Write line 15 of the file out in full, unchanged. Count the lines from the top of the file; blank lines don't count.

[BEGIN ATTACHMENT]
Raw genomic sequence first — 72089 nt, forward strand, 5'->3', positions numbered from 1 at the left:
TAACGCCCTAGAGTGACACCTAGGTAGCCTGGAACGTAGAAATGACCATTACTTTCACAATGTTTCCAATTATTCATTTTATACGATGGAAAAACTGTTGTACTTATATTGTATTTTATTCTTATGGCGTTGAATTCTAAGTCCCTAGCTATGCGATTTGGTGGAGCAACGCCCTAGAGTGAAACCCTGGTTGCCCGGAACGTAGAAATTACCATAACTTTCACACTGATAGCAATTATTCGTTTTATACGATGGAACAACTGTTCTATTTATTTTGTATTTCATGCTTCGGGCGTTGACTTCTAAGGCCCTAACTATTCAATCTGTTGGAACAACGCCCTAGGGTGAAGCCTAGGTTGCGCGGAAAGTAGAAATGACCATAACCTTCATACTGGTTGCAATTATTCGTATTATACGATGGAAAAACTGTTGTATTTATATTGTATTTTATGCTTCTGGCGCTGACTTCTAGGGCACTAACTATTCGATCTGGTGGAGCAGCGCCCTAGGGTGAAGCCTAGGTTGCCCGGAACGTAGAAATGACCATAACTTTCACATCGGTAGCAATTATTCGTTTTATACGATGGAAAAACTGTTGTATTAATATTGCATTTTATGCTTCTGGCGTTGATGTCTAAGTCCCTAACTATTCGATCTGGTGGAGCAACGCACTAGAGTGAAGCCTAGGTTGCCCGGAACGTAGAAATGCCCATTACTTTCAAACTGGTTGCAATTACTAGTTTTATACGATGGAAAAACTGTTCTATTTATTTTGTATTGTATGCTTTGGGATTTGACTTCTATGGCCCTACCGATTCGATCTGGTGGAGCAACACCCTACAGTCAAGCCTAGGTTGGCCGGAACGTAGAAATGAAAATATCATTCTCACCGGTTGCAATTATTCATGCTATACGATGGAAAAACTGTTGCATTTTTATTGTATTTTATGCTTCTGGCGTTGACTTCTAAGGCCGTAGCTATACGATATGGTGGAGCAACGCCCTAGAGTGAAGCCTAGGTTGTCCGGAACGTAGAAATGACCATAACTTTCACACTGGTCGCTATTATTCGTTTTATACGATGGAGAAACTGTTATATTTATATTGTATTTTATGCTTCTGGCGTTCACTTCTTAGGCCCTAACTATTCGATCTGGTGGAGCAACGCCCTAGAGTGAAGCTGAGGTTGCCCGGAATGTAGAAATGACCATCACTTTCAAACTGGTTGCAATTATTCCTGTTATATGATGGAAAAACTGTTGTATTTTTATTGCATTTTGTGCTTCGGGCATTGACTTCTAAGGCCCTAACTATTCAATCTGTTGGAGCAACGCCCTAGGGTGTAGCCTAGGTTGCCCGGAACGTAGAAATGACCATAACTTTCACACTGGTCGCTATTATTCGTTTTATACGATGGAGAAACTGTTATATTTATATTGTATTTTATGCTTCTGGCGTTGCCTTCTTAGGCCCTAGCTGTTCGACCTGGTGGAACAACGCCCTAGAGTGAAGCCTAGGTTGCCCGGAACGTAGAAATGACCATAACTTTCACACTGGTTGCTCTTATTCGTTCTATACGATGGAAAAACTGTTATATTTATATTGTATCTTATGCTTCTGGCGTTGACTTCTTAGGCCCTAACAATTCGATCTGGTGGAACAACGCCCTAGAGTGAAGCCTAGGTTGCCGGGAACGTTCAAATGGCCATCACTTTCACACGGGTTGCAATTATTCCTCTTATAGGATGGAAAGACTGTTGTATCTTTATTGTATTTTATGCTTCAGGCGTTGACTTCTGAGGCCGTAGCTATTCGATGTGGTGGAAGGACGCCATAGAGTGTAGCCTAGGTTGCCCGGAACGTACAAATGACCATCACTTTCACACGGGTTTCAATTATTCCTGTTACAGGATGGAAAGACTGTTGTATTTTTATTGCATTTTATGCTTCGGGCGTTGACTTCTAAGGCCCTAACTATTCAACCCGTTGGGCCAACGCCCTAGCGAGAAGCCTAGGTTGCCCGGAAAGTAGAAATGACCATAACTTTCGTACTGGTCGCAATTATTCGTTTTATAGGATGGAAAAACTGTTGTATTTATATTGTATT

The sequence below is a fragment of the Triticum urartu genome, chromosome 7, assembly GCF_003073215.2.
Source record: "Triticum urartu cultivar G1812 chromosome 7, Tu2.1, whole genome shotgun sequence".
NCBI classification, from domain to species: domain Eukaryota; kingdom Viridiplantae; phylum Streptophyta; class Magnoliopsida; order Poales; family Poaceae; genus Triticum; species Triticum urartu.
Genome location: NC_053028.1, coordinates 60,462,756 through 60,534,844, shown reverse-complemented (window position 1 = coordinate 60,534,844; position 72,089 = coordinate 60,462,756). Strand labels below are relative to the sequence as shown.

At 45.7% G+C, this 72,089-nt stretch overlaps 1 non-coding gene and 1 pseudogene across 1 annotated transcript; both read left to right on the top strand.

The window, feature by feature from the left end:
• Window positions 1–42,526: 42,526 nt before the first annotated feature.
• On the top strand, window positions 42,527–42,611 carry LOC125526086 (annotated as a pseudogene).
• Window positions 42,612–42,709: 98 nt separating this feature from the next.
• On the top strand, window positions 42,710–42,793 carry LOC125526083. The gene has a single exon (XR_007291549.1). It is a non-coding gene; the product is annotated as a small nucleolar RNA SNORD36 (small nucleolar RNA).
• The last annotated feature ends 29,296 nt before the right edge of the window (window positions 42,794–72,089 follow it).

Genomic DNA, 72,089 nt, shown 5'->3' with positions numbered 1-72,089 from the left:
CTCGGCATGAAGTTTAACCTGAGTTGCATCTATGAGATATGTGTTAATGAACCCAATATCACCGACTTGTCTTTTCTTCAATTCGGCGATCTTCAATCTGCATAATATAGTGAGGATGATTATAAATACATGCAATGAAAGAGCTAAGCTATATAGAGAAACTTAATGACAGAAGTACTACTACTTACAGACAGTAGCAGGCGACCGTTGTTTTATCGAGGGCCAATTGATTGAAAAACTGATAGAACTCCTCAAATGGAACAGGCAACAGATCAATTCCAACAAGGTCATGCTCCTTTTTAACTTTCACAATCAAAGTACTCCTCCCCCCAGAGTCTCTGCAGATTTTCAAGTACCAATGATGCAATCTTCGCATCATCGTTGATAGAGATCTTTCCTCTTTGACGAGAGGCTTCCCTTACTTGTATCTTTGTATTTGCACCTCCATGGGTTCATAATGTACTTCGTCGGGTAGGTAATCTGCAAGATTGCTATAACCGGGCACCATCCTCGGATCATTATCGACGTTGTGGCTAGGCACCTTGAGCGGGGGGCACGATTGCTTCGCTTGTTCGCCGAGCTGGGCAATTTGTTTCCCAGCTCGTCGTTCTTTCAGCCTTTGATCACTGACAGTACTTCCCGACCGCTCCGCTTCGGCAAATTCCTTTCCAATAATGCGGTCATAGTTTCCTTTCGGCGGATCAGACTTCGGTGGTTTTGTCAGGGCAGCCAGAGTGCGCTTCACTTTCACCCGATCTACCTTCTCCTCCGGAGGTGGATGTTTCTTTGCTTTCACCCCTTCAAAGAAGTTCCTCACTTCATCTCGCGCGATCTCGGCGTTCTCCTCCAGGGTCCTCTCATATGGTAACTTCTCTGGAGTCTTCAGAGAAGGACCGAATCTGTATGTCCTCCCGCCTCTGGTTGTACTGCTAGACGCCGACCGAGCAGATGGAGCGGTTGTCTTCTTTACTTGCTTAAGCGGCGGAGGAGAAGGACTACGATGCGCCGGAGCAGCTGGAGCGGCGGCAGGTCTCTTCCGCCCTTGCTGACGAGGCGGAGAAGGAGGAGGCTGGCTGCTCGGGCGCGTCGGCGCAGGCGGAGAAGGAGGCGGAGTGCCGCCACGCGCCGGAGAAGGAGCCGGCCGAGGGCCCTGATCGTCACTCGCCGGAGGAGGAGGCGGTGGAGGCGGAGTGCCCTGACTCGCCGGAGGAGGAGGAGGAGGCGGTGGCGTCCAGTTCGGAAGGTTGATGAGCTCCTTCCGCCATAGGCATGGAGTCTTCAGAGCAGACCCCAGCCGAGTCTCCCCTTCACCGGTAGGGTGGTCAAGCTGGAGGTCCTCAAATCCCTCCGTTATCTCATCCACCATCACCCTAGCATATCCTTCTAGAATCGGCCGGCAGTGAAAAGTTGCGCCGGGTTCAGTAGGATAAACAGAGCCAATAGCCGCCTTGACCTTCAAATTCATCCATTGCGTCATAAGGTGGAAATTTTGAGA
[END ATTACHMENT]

CTCGGCATGAAGTTTAACCTGAGTTGCATCTATGAGATATGTGTTAATGAACCCAATATCACCGACTTGTCTTTTCTTCAATTCGGCGATCTTCAATCTGCATAATATAGTGAGGATGATTATAAATACATGCAATGAAAGAGCTAAGCTATATAGAGAAACTTAATGACAGAAGTACTACTACTTACAGACAGTAGCAGGCGACCGTTGTTTTATCGAGGGCCAATTGATTGAAAAACTGATAGAACTCCTCAAATGGAACAGGCAACAGATCAATTCCAACAAGGTCATGCTCCTTTTTAACTTTCACAATCAAAGTACTCCTCCCCCCAGAGTCTCTGCAGATTTTCAAGTACCAATGATGCAATCTTCGCATCATCGTTGATAGAGATCTTTCCTCTTTGACGAGAGGCTTCCCTTACTTGTATCTTTGTATTTGCACCTCCATGGGTTCATAATGTACTTCGTCGGGTAGGTAATCTGCAAGATTGCTATAACCGGGCACCATCCTCGGATCATTATCGACGTTGTGGCTAGGCACCTTGAGCGGGGGGCACGATTGCTTCGCTTGTTCGCCGAGCTGGGCAATTTGTTTCCCAGCTCGTCGTTCTTTCAGCCTTTGATCACTGACAGTACTTCCCGACCGCTCCGCTTCGGCAAATTCCTTTCCAATAATGCGGTCATAGTTTCCTTTCGGCGGATCAGACTTCGGTGGTTTTGTCAGGGCAGCCAGAGTGCGCTTCACTTTCACCCGATCTACCTTCTCCTCCGGAGGTGGATGTTTCTTTGCTTTCACCCCTTCAAAGAAGTTCCTCACTTCATCTCGCGCGATCTCGGCGTTCTCCTCCAGGGTCCTCTCATATGGTAACTTCTCTGGAGTCTTCAGAGAAGGACCGAATCTGTATGTCCTCCCGCCTCTGGTTGTACTGCTAGACGCCGACCGAGCAGATGGAGCGGTTGTCTTCTTTACTTGCTTAAGCGGCGGAGGAGAAGGACTACGATGCGCCGGAGCAGCTGGAGCGGCGGCAGGTCTCTTCCGCCCTTGCTGACGAGGCGGAGAAGGAGGAGGCTGGCTGCTCGGGCGCGTCGGCGCAGGCGGAGAAGGAGGCGGAGTGCCGCCACGCGCCGGAGAAGGAGCCGGCCGAGGGCCCTGATCGTCACTCGCCGGAGGAGGAGGCGGTGGAGGCGGAGTGCCCTGACTCGCCGGAGGAGGAGGAGGAGGCGGTGGCGTCCAGTTCGGAAGGTTGATGAGCTCCTTCCGCCATAGGCATGGAGTCTTCAGAGCAGACCCCAGCCGAGTCTCCCCTTCACCGGTAGGGTGGTCAAGCTGGAGGTCCTCAAATCCCTCCGTTATCTCATCCACCATCACCCTAGCATATCCTTCTAGAATCGGCCGGCAGTGAAAAGTTGCGCCGGGTTCAGTAGGATAAACAGAGCCAATAGCCGCCTTGACCTTCAAATTCATCCATTGCGTCATAAGGTGGAAATTTTGAGA